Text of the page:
But this potential remains largely untapped in large organizations because NMT translation quality is fundamentally variable. Even if it produces high quality translations eight times out of ten, the other two matter and require a smart approach to managing the cost-risk dynamic. 

One way to attempt to get some benefit from MT only workflow while containing risk is to send the most quality-sensitive content (e.g. high traffic pages in websites, legal statements etc.) for MTPE workflow, and the less quality-sensitive content for MT only workflow, and then rely on a fast fail-forward approach to correcting egregious errors in the machine translated content post-publishing, as and when they get discovered. 

There are several problems with this though. The most obvious being that most large organizations, especially in verticals like finance and healthcare, simply cannot tolerate even short periods of bad translations on their site for commercial, legal or compliance reasons. And in non-website content, making corrections after the content has left the stable is much harder than with website content. Further, even if you can tolerate mistakes getting out into the wild, you still have two problems with the split workflow approach.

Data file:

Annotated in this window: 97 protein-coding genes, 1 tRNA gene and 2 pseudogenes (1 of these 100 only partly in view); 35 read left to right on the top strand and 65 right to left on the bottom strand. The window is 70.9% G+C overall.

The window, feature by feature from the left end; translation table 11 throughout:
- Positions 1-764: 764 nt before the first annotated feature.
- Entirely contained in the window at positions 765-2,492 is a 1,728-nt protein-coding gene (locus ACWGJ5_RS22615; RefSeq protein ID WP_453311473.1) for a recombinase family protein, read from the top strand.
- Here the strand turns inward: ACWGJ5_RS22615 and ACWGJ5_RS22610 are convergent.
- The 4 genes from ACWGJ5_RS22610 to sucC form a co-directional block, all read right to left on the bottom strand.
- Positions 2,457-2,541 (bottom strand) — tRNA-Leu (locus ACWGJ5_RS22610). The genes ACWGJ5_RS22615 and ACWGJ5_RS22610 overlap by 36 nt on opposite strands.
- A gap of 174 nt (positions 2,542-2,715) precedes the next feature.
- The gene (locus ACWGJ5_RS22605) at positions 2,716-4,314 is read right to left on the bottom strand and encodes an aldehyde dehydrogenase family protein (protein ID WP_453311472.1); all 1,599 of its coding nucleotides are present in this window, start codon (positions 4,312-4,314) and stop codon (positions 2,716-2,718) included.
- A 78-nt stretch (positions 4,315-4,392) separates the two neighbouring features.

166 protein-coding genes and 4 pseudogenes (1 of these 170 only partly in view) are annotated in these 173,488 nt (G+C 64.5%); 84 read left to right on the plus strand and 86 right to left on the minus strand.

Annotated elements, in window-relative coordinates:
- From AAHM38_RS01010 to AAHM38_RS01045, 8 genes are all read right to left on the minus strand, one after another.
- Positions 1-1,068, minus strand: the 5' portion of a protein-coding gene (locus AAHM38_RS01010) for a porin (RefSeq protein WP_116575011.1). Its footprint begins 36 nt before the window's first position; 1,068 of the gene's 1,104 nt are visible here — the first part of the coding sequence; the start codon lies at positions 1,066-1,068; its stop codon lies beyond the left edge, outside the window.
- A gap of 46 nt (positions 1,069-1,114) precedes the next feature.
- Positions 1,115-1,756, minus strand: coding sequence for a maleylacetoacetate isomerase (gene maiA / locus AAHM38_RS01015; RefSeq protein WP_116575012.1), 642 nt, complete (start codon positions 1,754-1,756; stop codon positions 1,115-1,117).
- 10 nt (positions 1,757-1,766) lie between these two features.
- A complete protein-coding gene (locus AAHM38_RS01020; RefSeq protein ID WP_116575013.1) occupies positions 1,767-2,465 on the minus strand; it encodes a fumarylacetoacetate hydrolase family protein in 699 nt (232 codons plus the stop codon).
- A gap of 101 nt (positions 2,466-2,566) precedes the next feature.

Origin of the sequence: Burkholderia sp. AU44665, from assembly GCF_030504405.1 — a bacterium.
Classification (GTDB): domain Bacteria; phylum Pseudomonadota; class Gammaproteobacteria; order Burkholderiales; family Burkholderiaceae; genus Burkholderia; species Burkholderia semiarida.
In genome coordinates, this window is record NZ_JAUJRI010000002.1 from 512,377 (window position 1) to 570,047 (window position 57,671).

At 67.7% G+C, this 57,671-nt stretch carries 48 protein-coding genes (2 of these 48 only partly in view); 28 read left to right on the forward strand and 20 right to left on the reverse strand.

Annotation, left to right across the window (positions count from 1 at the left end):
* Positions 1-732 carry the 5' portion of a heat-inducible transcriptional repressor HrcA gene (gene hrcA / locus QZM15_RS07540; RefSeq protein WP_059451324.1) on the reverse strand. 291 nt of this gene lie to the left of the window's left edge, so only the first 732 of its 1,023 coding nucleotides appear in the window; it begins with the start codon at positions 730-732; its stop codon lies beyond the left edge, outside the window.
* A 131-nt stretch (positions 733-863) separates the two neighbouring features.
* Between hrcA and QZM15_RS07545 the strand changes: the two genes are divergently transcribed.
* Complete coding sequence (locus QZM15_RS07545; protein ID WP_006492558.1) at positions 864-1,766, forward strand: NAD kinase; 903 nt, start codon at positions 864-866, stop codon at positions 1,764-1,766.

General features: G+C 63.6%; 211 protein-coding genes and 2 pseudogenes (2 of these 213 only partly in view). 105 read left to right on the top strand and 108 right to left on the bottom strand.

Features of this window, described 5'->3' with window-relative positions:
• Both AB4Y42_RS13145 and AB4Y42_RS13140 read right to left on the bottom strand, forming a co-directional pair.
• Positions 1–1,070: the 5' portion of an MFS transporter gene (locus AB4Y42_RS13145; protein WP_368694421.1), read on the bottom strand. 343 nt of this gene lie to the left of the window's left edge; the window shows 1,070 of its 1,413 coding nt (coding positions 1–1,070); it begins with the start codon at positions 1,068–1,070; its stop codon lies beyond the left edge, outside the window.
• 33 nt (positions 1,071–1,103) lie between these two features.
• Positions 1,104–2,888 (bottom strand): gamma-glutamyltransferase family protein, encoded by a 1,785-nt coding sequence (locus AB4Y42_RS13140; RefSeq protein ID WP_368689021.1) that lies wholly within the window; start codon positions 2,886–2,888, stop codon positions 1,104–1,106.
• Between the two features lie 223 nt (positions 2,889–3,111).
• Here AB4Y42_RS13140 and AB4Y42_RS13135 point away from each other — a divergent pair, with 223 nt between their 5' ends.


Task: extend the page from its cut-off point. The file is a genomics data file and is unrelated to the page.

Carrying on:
1. For the quality-sensitive translations being put through MTPE workflow, some of the machine translations will be perfectly good enough to use as-is without post-editing and in those cases, you are paying for a human post-edit you don't need. This is fundamentally wasteful. 
  2. For the rest going through MT only workflow, you carry some risk of unacceptably low-quality translations being published which is potentially reputationally harmful, even if relatively few people see it. In today's world, one person sees it, memes it on twitter, and your brand is a laughingstock. 

There has to be a better way to eliminate waste, manage the risk, and fully release the potential of machine translation to materially reduce costs.